It’s 8.30 p.m. and, after a massage session, I get ready to go to the party held by W Magazine and Saint Laurent. There are problems with the choice of outfit. On these occasions, there is nothing worse than being short (that’s me who, at 13, thought that I was going to be tall, at least compared to the other kids at school) and with an abdomen that says all the time “Here I am.”
I went to the firm’s clothing store two days ago to see what there was for me. I let them put things on me and, at times, so as not to behave like a star, I said yes to almost everything. But the solitude of my room doesn’t allow for lies, much less in front of the mirror. There, harsh reality manifests itself. The jacket that they’ve sent me, under the scrutiny of assistants and salespersons, is beautiful. It would look perfect if I didn’t have an abdomen with such a Manchegan designation of origin.
Anyway, I don’t wear it. I opt for everything else: a black silk shirt with the logo that can’t be seen, a pale pink hat and sneakers in the same color. I feel insecure. My two assistants decide to alleviate my insecurity and assert themselves. The last thing I want is that it looks as if I want to attract attention in Hollywood, two days before the Oscars ceremony, but I’m weak and even though they don’t pay me I feel obliged to wear some element from Saint Laurent.
Fortunately, Cate Blanchett is acting as a UN Good Will Ambassador, and she sends me a message in which she alludes to the harsh reality of refugees. She references refugees of every ethnicity and skin color, all those who flee from injustice, war, hunger, slavery (not just Ukraine but also Myanmar, Afghanistan, Yemen, South Sudan, and many other countries). They are represented in a blue ribbon, which Cate asks me to wear on my suit. I put on the ribbon with enthusiasm. Within the frenzy that surrounds us at this moment, at least I find an element that moves me and connects me with the world and the barbarity that dominates us.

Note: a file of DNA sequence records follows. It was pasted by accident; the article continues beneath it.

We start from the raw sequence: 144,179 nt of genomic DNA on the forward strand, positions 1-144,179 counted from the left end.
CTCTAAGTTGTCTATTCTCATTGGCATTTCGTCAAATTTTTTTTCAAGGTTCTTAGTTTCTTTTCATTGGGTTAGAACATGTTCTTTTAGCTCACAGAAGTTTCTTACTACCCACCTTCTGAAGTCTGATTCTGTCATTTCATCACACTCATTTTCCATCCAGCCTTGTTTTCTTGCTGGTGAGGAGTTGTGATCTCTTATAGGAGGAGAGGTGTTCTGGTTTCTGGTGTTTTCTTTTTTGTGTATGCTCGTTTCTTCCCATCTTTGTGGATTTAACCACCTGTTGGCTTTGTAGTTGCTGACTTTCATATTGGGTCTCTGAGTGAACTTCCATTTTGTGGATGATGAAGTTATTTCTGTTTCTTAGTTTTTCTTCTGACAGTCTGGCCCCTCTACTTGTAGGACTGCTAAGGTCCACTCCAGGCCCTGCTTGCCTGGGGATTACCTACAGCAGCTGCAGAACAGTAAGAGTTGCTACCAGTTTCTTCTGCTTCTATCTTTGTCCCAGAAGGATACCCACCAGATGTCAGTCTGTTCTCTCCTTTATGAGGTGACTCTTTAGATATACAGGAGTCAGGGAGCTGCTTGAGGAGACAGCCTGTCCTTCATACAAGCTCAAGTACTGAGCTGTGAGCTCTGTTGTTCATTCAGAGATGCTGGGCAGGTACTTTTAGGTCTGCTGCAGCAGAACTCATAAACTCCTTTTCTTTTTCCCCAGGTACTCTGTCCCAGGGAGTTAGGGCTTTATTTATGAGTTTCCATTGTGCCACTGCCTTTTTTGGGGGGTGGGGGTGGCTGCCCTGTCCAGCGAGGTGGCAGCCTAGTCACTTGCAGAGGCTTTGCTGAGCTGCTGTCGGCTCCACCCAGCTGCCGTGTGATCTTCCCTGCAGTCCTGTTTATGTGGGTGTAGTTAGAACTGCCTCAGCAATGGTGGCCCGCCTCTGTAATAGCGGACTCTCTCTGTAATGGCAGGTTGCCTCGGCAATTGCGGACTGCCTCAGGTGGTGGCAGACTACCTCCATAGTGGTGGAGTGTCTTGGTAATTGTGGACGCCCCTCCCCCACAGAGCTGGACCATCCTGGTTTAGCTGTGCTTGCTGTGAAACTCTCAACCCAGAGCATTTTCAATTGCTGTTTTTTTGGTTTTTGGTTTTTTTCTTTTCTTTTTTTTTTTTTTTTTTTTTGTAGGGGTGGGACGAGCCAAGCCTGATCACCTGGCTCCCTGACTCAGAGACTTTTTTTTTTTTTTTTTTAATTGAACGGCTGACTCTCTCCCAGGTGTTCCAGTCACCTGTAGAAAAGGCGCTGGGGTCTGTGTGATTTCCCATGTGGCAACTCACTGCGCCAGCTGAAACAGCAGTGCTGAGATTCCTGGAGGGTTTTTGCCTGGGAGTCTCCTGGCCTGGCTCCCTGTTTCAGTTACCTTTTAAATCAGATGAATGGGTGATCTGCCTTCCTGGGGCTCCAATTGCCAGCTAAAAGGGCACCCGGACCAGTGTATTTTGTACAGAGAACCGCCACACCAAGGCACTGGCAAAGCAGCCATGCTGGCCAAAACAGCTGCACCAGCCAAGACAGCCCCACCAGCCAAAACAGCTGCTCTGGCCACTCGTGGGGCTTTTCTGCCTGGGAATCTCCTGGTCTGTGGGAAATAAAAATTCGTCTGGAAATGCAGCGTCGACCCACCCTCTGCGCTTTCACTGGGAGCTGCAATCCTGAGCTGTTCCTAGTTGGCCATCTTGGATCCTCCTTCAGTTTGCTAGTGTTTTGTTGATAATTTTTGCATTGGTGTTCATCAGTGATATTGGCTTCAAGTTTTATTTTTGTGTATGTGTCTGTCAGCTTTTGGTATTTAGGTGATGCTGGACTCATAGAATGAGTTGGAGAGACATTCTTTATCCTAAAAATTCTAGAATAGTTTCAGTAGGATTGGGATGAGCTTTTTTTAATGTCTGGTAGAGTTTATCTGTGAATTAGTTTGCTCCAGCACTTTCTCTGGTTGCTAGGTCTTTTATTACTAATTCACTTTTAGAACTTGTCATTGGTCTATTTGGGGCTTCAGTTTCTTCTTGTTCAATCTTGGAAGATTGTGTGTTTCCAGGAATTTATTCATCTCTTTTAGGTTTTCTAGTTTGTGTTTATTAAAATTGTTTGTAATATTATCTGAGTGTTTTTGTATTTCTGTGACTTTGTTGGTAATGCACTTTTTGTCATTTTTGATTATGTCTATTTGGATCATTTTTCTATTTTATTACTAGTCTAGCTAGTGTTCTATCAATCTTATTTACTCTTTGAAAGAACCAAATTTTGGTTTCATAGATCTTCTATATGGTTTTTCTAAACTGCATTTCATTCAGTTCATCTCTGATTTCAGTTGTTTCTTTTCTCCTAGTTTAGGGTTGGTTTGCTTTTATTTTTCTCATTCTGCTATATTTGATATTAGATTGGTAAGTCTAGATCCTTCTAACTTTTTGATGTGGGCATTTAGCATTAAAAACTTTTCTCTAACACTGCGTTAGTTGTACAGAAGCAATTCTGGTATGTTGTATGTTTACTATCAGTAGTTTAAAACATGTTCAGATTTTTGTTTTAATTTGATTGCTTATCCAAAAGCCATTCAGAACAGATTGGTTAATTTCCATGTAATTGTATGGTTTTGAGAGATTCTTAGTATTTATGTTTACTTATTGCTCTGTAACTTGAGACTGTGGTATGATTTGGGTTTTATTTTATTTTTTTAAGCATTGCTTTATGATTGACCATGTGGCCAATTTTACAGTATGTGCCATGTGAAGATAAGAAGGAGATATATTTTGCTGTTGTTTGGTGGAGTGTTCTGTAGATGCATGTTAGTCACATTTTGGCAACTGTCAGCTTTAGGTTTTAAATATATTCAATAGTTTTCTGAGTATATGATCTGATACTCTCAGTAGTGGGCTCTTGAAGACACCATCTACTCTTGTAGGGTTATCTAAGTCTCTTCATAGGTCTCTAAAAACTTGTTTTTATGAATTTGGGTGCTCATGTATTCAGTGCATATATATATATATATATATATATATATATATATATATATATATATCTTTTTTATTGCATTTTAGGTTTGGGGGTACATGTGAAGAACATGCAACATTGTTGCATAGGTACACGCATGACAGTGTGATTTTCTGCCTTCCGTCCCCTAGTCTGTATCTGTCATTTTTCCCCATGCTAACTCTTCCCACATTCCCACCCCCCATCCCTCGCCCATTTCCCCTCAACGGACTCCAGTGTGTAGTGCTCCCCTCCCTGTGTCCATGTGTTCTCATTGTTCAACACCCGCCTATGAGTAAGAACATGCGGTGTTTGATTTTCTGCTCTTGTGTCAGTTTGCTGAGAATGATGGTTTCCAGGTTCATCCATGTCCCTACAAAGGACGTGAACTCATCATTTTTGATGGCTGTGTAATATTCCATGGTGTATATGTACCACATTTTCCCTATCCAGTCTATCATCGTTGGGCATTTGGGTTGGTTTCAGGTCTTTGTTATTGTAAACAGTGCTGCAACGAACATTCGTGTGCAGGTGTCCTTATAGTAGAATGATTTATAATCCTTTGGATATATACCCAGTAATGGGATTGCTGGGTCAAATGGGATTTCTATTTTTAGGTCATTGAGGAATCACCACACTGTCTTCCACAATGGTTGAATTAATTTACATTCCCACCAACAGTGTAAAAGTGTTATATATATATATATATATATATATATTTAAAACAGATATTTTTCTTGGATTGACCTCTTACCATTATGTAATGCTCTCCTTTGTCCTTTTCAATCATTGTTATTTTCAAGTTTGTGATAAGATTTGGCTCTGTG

We arrive at the Saint Laurent party and I meet with a load of nominees, some of them fans. I can’t get used to people saying to me “I grew up with your films,” not only because it makes me feel old — that’s irrelevant — but out of pure modesty. One of them is Joachim Trier, the director of the delicious “The Worst Person in the World.” He tells me how he liked “Dark Habits” (1983) and “Matador” (1985), which makes him a historical fan.
After that, I meet with Paul Thomas Anderson. We first met a long time ago, in 2002, at the Cannes Film Festival. I presented him with the Best Director award for a film that has what for me is an unpronounceable title, “Punch Drunk Love,” and we celebrated intensely that night in the discotheques on the French Riviera. I also meet the two protagonists of his “Licorice Pizza,” Alana Haim and Cooper Hoffman, both brimming over with the same charm as in the film and I have to tell both of them so. It’s been years since we’ve seen two presences like theirs in the cinema, so fresh, so seductive, so personal. I fell in love with them, just like the camera that shot them in the film.
The place where the party is held, in Los Feliz, offers stunning views of Los Angeles. There are times when it is wonderful to see that some of the places in this city, mythologized by films, really do have the same power of fascination in reality. Downtown is like a kind of mirage, a ghost skyline that recalls “Blade Runner 2049.”